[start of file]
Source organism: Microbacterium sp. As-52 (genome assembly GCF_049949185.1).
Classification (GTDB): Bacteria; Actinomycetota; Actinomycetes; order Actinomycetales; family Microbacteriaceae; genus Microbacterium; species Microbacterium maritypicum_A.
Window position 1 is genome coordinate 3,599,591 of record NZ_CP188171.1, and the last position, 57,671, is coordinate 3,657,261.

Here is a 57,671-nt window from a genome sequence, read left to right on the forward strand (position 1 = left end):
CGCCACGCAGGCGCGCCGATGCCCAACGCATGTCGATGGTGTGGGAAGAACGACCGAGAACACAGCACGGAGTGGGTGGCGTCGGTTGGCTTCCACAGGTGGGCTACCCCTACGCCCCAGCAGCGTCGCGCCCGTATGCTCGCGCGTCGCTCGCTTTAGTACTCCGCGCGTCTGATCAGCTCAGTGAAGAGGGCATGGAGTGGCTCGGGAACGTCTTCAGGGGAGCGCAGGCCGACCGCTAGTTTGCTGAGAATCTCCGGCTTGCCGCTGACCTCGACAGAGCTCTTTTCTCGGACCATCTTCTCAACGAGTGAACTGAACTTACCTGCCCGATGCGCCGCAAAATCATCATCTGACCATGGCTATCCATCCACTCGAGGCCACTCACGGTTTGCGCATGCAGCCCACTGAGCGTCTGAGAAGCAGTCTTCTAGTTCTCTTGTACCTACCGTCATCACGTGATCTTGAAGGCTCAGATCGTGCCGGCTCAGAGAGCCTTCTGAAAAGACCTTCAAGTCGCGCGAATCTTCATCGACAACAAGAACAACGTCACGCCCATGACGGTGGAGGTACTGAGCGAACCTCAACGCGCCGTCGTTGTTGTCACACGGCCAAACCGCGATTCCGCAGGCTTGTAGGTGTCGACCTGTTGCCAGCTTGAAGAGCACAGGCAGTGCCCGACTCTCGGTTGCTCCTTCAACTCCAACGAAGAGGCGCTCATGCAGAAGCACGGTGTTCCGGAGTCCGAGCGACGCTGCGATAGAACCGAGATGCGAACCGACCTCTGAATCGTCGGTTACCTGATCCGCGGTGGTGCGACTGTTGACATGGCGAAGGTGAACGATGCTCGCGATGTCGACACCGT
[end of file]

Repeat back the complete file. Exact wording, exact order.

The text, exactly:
Source organism: Microbacterium sp. As-52 (genome assembly GCF_049949185.1).
Classification (GTDB): Bacteria; Actinomycetota; Actinomycetes; order Actinomycetales; family Microbacteriaceae; genus Microbacterium; species Microbacterium maritypicum_A.
Window position 1 is genome coordinate 3,599,591 of record NZ_CP188171.1, and the last position, 57,671, is coordinate 3,657,261.

Here is a 57,671-nt window from a genome sequence, read left to right on the forward strand (position 1 = left end):
CGCCACGCAGGCGCGCCGATGCCCAACGCATGTCGATGGTGTGGGAAGAACGACCGAGAACACAGCACGGAGTGGGTGGCGTCGGTTGGCTTCCACAGGTGGGCTACCCCTACGCCCCAGCAGCGTCGCGCCCGTATGCTCGCGCGTCGCTCGCTTTAGTACTCCGCGCGTCTGATCAGCTCAGTGAAGAGGGCATGGAGTGGCTCGGGAACGTCTTCAGGGGAGCGCAGGCCGACCGCTAGTTTGCTGAGAATCTCCGGCTTGCCGCTGACCTCGACAGAGCTCTTTTCTCGGACCATCTTCTCAACGAGTGAACTGAACTTACCTGCCCGATGCGCCGCAAAATCATCATCTGACCATGGCTATCCATCCACTCGAGGCCACTCACGGTTTGCGCATGCAGCCCACTGAGCGTCTGAGAAGCAGTCTTCTAGTTCTCTTGTACCTACCGTCATCACGTGATCTTGAAGGCTCAGATCGTGCCGGCTCAGAGAGCCTTCTGAAAAGACCTTCAAGTCGCGCGAATCTTCATCGACAACAAGAACAACGTCACGCCCATGACGGTGGAGGTACTGAGCGAACCTCAACGCGCCGTCGTTGTTGTCACACGGCCAAACCGCGATTCCGCAGGCTTGTAGGTGTCGACCTGTTGCCAGCTTGAAGAGCACAGGCAGTGCCCGACTCTCGGTTGCTCCTTCAACTCCAACGAAGAGGCGCTCATGCAGAAGCACGGTGTTCCGGAGTCCGAGCGACGCTGCGATAGAACCGAGATGCGAACCGACCTCTGAATCGTCGGTTACCTGATCCGCGGTGGTGCGACTGTTGACATGGCGAAGGTGAACGATGCTCGCGATGTCGACACCGT